Academic journal article DQR Studies in Literature

Wace to La3amon Via Waldef

Academic journal article DQR Studies in Literature

Wace to La3amon Via Waldef

Article excerpt

It has long been recognized that Wace's Roman de Brut, especially its Arthurian section, had a great influence on subsequent romances written in both France and Britain.1 But its importance for Anglo-Norman romance has been less well charted; this had to wait until 1963 when Dominica Legge, in Anglo-Norman Nterature and its Background discussed Waldef (c. 1200-10) and mentioned briefly the reference to the Norman historiographer at the start of the poem.2 Holden's edition of Waldef and an article by Rosalind Field have subsequently set matters straight.3 Extending their discussions, I intend to argue in this article that an important part of Waldef is concerned with issues raised in Wace's Brut which concern dangerous ambition and overweening power used to secure conquest by force majeure but without justice or right. Moreover I believe it is possible that llamón was familiar with Waldef and drew upon it in two episodes of his own Brut.

The likelihood that llamón knew and used other Anglo-Norman romances as well as Wace's Roman has been barely considered but it is strong. From at least the mid-twelfth century there was a two-way traffic between insular romance and insular historiography: Gaimar's story of Haveloc in his Estoire des Engleis is used by the Lai d'Haveloc;4 the story of the Roman de Horn is intertwined with that of Hereward;5 Wace and his predecessor Geoffrey of Monmouth both leave their mark on Gui de Waremc.6 G.J. Visser thought that 'Tiamon must of course also have perused other Norman works"; Françoise Le Saux agrees in the same general terms: "Traces of French works other than the Roman de Brut could therefore conceivably be found in the English Brut ... La3amon thus appears to have been well-informed of the literary achievements of his Anglo-Norman masters."7 But the only Anglo-Norman text Le Saux discusses is Thomas's Tristan.8 It is possible critics have thought that La3amon would not have drawn on insular romance because such narratives are largely non-Arthurian, but insular romance was in fact very well acquainted with Arthurian narrative and its recurrent themes and motifs.9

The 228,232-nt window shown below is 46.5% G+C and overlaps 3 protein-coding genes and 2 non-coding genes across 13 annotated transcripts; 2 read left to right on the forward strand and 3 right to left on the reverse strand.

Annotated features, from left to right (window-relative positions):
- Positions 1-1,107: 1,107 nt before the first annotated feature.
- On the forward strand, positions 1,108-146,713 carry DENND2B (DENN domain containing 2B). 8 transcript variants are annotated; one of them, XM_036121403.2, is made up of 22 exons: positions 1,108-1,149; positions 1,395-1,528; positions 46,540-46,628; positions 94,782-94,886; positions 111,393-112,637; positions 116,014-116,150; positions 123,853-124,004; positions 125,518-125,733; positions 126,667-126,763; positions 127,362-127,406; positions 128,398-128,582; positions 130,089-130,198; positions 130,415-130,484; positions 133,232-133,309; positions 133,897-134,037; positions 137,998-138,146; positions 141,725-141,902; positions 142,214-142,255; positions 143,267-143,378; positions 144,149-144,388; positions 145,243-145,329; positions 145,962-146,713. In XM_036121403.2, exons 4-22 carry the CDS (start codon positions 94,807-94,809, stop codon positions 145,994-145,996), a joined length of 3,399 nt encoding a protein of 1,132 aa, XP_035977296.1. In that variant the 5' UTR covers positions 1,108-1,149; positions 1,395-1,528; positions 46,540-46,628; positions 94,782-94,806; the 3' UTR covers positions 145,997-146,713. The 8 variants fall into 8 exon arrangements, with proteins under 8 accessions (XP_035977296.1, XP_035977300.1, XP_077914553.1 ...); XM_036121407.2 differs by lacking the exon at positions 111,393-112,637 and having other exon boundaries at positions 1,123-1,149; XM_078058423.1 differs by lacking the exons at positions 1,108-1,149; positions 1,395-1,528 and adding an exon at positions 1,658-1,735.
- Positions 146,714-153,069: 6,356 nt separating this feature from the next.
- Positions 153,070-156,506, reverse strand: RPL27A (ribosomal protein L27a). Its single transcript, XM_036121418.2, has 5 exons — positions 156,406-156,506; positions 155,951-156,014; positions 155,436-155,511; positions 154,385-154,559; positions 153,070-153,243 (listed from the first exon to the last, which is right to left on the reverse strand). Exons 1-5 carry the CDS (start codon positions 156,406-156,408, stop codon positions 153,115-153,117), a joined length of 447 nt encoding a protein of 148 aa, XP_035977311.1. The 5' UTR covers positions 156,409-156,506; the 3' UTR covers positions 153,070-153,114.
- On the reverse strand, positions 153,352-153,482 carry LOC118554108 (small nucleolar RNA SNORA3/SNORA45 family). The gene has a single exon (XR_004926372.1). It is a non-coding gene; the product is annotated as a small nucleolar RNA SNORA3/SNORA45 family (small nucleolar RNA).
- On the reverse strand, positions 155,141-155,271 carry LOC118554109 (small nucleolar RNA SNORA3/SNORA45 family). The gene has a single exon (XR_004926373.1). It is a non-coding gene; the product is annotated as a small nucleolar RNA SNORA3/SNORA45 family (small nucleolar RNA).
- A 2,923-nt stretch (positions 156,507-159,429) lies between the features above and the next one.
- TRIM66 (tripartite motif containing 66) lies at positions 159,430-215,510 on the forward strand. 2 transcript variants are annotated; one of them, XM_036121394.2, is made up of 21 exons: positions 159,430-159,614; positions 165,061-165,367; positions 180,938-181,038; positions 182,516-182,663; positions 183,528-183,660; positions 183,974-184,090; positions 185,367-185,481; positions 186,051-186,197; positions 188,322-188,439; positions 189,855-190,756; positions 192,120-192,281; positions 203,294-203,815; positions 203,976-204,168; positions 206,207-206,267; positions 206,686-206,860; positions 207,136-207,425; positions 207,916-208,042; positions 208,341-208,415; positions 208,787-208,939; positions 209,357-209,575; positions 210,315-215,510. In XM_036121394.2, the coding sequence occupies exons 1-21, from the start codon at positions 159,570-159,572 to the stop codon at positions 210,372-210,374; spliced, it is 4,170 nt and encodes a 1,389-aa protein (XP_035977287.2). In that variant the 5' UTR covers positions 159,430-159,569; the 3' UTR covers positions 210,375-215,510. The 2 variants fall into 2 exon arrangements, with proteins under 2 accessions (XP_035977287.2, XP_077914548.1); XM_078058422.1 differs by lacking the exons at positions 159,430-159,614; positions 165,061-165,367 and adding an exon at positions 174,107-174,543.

I want to focus primarily upon two episodes, described by both Wace and llamón (and originally occurring in Geoffrey of Monmouth's Historia Regum Britanniae). They are, first, the arrival of the Roman ambassadors at Arthur's coronation feast, with the responses to them from Arthur and his vassals; and second, the moment when Arthur, having defeated Lucius, receives bad news from home. It is my belief that the poet of Waldef combined these two scenes that he found in Wace into one to produce a splendid, if protracted, climax to his own poem. La3amon, in turn, perhaps knew this romance. He returned, as he had to, to narrating the two Arthurian episodes as distinct, but in the case of the second, above all, he had learnt from Waldef how to portray with a fine sense of drama the reception of disastrous tidings concerning those closest to oneself. He drew upon the dramatic content of Waldef s climax (though he chose to ignore its moralistic tone, just as he also ignores some of the moral messages in Wace) and combined this with his own inventiveness, creating Arthur's dream. The result was a memorable culmination to the British monarch's European war and a suitably ominous prelude to the disruption of his kingdom.

The arrival of the Roman ambassadors in Wace's Brut shows the Norman poet already making some interesting additions to the material he found in Geoffrey's Historia. In both works, the white-haired emissaries rebuke Arthur for his pride in annexing Roman possessions and demand he pay tribute to the emperor Lucius, citing Julius Caesar's conquest of Britain many years before; in both, Arthur's response, reported when he takes counsel with "Ses dux, ses cuntes, ses privez" ("his dukes, counts and friends", 1. 10727),10 is to cite the prior conquest of Rome by his ancestors, Belin and Brenne.11 Wace pre-empts Arthur's reference: in an earlier scene when Julius Caesar gazes across the Channel at Britain he depicts him evoking "Belins et Brennes, ki tant crurent / Qu'il pristrent Rome la cité / E destrurent nostre señé" ("Belin and Brenne, who grew so great that they took the city of Rome and destroyed our senate", 11. …

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